And there had been a bad omen, all right. Fith had seen it.
Fith had seen the make coming too. He’d seen the sails approaching along the in-shore early enough to blow the scream-horn, but too late for it to do any good. He had merely enabled his kinfolk to die awake.
The Balt main force had come up around the spit in their wyrmboats in the sightless pre-dawn grey, sailing black sails straight out of the water and onto the shore-ice on their rigs, translating from water-craft to ice-craft with barely a jolt. Their skirmishers had put ashore on the far side of the headland, and come romping in over the high back of the snow dunes to fall on the Ascommani settlement from the hind side.
After that, it had been fire and knocking. The Balt were mongrel-big, men with long faces and beards waxed into sun rays under their spectacle-face helms. They were horribly able with axe and maul, and the occasional high status sword that some carried.
But they brought with them none of the screaming vigour of a normal Balt raid or murder-make. They were silent, shit-scared of what they had come to kill, shit-scared of its sky magic. They were silent and grim, and set to murder everything to wipe the magic away. Men, women, the young, livestock, nothing was spared a knock. There was not a shred of mercy. There was not a moment’s thought to claim prisoners or take slaves. Ascommani girls were famously fine-looking, and there were plenty of healthy girl-children too, who would make valuable breeding slaves in time, but the Balt had put away all appetites, except for a fierce desire to be cleansed of fear.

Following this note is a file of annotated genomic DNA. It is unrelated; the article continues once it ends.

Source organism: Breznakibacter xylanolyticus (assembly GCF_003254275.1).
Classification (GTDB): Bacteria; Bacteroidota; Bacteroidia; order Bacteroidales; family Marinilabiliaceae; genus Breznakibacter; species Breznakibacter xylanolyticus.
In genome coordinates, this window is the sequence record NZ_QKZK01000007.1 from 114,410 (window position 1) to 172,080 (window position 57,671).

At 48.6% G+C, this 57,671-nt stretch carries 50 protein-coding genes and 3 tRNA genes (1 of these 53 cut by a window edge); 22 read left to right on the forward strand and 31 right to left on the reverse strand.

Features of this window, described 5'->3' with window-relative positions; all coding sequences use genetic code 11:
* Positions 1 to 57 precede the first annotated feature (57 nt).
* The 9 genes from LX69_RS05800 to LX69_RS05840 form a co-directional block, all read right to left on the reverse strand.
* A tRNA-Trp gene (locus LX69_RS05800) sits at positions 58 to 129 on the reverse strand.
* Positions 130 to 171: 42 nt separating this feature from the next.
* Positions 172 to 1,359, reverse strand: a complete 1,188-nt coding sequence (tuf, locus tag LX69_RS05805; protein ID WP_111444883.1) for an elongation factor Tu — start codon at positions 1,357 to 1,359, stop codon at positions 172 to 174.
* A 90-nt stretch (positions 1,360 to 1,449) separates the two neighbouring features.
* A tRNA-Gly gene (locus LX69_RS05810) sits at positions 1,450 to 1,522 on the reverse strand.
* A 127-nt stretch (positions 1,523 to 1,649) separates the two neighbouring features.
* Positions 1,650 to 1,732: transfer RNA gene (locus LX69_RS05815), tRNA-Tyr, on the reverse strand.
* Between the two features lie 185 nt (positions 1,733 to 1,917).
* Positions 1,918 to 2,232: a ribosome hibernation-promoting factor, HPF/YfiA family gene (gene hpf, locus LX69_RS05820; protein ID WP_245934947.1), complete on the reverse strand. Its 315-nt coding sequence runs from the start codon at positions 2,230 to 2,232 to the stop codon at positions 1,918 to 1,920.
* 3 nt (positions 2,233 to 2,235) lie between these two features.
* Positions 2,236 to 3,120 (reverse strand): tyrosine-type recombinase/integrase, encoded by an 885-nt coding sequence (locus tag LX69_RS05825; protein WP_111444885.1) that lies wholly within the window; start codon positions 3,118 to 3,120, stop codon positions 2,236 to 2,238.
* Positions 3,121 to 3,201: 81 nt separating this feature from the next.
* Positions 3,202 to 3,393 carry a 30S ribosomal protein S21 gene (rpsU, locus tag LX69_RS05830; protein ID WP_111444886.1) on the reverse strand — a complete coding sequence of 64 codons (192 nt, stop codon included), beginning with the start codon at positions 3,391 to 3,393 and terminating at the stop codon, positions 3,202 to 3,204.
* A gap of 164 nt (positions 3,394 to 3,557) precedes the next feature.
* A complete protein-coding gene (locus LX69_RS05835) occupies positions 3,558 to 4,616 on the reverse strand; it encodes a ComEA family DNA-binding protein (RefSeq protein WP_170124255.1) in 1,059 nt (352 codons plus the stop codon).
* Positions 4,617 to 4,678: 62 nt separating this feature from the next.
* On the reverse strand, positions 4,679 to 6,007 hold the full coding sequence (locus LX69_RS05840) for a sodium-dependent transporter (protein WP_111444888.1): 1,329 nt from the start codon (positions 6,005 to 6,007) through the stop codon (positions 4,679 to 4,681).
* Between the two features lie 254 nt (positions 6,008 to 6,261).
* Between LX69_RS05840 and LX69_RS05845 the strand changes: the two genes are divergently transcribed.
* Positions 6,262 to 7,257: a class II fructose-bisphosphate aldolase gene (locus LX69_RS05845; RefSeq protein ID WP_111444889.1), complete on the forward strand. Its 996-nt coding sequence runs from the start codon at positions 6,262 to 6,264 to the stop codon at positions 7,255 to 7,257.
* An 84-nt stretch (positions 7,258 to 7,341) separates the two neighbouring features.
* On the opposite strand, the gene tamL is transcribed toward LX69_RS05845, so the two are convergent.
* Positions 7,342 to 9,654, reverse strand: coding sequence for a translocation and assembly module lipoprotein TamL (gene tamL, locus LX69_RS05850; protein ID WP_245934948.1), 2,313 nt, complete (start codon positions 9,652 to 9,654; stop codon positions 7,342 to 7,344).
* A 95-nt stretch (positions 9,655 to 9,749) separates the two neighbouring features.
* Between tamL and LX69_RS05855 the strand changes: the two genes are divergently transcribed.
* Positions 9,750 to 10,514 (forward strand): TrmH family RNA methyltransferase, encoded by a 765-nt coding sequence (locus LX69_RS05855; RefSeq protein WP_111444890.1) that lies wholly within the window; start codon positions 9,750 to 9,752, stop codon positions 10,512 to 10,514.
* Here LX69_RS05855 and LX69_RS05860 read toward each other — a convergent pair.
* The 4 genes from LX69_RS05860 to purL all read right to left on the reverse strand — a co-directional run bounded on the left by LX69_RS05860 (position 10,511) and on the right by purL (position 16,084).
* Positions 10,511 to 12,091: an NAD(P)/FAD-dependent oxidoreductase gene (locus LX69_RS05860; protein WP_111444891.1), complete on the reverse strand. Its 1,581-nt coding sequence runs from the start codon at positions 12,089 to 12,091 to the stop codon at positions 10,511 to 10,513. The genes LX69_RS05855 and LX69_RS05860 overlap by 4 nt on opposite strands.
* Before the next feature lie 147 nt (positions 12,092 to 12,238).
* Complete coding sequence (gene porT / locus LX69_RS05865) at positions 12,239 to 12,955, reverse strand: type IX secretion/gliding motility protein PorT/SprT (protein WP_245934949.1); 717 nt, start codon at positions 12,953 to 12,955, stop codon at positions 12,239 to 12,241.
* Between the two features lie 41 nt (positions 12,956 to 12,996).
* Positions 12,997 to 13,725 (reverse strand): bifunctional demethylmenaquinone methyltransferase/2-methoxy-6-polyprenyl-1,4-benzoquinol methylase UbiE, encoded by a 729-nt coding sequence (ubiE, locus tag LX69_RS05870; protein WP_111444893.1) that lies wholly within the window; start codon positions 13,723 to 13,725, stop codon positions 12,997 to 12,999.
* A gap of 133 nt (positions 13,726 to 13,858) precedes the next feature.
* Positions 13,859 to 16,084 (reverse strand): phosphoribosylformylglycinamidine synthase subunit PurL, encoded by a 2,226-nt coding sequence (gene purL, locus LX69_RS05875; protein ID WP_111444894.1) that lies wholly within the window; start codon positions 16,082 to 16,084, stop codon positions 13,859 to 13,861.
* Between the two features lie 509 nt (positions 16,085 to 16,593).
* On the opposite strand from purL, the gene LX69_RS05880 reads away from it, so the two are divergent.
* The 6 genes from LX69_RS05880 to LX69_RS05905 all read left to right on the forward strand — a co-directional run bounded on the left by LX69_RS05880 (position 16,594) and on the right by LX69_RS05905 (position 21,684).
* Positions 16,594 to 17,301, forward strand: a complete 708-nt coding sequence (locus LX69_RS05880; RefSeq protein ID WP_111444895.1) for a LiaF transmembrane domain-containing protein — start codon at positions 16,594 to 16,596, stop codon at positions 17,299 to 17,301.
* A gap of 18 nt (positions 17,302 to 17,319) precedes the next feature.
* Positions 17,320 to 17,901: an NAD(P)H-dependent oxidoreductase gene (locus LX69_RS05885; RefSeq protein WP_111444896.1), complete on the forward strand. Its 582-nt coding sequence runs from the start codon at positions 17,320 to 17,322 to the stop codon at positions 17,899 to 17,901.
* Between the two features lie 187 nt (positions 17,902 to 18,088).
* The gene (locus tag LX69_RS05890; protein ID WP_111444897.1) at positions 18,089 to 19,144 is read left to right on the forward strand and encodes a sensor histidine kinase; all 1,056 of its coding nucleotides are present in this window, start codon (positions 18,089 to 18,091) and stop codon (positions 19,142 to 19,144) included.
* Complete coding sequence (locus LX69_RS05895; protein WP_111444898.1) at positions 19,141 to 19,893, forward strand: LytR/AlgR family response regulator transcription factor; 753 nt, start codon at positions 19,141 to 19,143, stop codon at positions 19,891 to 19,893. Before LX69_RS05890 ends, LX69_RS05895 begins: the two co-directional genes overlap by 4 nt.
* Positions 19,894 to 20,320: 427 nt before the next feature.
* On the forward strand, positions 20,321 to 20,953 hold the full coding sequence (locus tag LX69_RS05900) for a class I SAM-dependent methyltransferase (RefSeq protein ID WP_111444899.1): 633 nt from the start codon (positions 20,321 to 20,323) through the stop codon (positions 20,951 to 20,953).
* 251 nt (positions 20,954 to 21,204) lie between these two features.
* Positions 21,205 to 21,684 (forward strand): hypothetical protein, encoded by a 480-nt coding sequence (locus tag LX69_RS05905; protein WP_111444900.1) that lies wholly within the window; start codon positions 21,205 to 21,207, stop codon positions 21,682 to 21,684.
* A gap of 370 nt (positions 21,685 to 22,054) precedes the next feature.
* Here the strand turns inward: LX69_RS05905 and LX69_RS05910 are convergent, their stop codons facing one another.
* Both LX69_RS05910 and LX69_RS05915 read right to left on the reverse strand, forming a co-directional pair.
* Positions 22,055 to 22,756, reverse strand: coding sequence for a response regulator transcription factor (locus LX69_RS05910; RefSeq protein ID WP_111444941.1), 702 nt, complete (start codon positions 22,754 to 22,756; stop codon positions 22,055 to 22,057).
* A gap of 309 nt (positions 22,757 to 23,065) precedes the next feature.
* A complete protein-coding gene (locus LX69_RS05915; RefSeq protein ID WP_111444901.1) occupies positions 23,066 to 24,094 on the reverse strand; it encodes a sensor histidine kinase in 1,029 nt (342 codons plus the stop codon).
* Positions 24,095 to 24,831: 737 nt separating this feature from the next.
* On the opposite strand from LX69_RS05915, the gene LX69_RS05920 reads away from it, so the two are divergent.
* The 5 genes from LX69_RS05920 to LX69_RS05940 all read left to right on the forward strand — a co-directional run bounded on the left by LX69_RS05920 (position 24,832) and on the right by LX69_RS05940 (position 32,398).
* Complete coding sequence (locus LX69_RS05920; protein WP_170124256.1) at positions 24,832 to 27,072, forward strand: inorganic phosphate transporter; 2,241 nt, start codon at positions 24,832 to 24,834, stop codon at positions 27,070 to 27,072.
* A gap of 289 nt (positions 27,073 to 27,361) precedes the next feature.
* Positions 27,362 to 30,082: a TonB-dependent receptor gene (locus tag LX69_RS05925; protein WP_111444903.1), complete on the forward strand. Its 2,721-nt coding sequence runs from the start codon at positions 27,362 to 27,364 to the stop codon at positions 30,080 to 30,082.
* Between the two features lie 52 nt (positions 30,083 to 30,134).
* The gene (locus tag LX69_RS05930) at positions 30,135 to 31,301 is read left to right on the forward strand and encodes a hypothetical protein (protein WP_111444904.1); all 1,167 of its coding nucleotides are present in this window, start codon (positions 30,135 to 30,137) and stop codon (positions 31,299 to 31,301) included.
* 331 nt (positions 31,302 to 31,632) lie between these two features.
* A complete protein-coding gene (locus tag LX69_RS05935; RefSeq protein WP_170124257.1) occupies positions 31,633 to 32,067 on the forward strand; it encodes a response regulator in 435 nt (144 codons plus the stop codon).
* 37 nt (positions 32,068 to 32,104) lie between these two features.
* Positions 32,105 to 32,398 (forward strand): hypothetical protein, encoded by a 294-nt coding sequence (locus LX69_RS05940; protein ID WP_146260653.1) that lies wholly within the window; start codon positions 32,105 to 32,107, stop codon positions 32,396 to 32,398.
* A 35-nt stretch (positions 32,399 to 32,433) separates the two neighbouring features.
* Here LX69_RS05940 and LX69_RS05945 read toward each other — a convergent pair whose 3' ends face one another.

The sound of an axe knocking-in is a wet smack of slicing meat and shattering bone, like sap-wood being cut. A maul makes a fat, bruising sound like a mattock driving pegs into marsh loam or wet ice. Worse than both are the after-sounds. The screaming of the agonised, the ruined and the dying. The begging shrieks of the hurt and maimed. The hacking impacts of death knocking until the fallen stop being alive, or stop trying to rise, or stop screaming, or stop being in once piece.
Fith had just enough time to get his shirt on and loft his axe. Several other hersirs fell to arms with him, and they met the first skirmishers coming in through the walls and window-slits of the settlement, head on. The panic was up already. It was blind blundering in the dark, a reek of urine, the first nose-full of smoke.
Fith’s axe was balanced for a single hand. It was a piece of proper craft, with a high carbon head that weighed as much as a decent newborn boy. From the toe of the blade to the heel of the beard, it had a smile on it wider than a man’s hand-span, and it had kissed a whetstone just the night before.
The axe is a simple machine, a lever that multiplies the force from your arm into the force delivered by the blade. The rudiments apply whether you’re splitting wood or men.
Fith’s axe was a bone-cutter, a shield-breaker, a helm-cleaver, a death-edge, a cutter of threads. He was a hersir of the Ascommani aett, and he knew how to stand his ground.
It was a throttle-fight in the settlement itself. Fith knocked two Balts back out of the tent wall, but the tight confines were choking his swing. He knew he needed to get out. He yelled to the hersirs with him, and they pulled back.